Bush called Spellings, his domestic policy adviser at the White House, a "dedicated reformer" who would continue the vital work of reforming the nation's schools.
"She knows the stakes are too high to tolerate failure," he said.
Bush said Spellings would help with his goal of expanding new achievement standards to high schools around the country.
Spellings crafted Bush's educational reforms while he was governor of Texas and had a major hand in fashioning the president's No Child Left Behind proposals, which became law in 2002.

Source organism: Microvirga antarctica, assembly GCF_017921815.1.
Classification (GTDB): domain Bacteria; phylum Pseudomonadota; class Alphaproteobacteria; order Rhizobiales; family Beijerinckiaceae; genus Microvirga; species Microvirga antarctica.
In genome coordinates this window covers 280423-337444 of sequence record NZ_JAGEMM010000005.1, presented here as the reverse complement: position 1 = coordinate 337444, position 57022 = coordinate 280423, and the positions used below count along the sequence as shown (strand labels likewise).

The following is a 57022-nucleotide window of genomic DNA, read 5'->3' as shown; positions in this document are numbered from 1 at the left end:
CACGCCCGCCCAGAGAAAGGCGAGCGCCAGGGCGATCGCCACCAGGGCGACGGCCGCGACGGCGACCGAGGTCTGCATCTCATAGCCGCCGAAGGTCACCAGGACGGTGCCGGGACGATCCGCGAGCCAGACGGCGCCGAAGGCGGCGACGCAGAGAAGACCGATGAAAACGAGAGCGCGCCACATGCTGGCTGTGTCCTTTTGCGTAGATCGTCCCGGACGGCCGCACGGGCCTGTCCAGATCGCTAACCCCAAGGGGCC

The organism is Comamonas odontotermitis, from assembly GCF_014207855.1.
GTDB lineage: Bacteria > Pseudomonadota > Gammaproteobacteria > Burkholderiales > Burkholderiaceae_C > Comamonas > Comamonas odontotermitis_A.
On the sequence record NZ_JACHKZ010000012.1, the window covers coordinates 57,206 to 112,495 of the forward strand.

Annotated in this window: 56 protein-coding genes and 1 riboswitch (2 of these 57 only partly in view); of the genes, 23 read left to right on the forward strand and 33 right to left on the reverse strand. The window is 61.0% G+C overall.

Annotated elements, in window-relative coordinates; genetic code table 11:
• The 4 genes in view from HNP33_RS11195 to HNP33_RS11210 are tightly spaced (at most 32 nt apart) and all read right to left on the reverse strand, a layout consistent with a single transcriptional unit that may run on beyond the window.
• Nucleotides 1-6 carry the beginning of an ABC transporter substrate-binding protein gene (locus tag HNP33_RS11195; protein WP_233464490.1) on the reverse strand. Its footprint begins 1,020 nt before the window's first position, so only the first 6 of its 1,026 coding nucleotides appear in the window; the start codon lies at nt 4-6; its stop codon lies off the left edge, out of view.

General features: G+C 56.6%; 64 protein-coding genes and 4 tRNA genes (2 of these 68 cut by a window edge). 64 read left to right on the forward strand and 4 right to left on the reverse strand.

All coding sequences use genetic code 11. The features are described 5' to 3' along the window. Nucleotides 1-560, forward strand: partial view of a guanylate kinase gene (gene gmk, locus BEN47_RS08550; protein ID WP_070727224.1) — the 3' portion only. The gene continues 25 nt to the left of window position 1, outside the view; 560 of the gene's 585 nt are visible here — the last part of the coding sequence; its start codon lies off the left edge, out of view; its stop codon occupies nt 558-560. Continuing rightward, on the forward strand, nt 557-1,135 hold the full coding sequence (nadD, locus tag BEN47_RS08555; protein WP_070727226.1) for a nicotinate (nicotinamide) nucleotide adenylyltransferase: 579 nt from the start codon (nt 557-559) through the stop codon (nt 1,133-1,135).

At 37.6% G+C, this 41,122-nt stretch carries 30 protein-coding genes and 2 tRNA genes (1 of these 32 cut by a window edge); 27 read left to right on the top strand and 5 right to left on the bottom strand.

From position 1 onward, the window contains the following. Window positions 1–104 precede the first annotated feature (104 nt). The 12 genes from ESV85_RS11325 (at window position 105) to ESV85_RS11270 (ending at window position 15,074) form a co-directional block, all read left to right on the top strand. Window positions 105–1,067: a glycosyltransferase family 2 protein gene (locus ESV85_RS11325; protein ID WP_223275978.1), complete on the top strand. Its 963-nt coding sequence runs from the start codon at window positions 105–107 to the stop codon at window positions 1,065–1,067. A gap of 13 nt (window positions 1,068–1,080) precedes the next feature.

Paige resigned from the Bush administration on Nov. 2, but his resignation letter was not made public until this week, when the White House released it together with those of Secretary of State Colin Powell, Energy Secretary Spencer Abraham and Agriculture Secretary Ann Veneman.
Attorney General John Ashcroft and Commerce Secretary Don Evans resigned a week earlier.
Spellings' nomination requires Senate confirmation.
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